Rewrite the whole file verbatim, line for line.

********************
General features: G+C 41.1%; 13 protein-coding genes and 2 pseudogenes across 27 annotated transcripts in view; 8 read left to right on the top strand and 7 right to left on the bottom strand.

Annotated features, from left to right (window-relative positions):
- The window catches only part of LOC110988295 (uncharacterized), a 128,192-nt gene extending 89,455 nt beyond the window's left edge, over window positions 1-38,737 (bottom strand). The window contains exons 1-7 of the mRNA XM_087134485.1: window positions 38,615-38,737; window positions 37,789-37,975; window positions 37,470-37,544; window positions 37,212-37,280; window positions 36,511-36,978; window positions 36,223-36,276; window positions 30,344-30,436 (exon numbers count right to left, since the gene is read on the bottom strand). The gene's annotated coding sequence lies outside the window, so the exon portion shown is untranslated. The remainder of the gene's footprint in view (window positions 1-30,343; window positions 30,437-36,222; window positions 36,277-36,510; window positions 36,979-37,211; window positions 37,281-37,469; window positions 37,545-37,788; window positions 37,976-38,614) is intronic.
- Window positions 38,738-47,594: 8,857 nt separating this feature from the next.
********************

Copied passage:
General features: G+C 41.1%; 13 protein-coding genes and 2 pseudogenes across 27 annotated transcripts in view; 8 read left to right on the top strand and 7 right to left on the bottom strand.

Annotated features, from left to right (window-relative positions):
- The window catches only part of LOC110988295 (uncharacterized), a 128,192-nt gene extending 89,455 nt beyond the window's left edge, over window positions 1-38,737 (bottom strand). The window contains exons 1-7 of the mRNA XM_087134485.1: window positions 38,615-38,737; window positions 37,789-37,975; window positions 37,470-37,544; window positions 37,212-37,280; window positions 36,511-36,978; window positions 36,223-36,276; window positions 30,344-30,436 (exon numbers count right to left, since the gene is read on the bottom strand). The gene's annotated coding sequence lies outside the window, so the exon portion shown is untranslated. The remainder of the gene's footprint in view (window positions 1-30,343; window positions 30,437-36,222; window positions 36,277-36,510; window positions 36,979-37,211; window positions 37,281-37,469; window positions 37,545-37,788; window positions 37,976-38,614) is intronic.
- Window positions 38,738-47,594: 8,857 nt separating this feature from the next.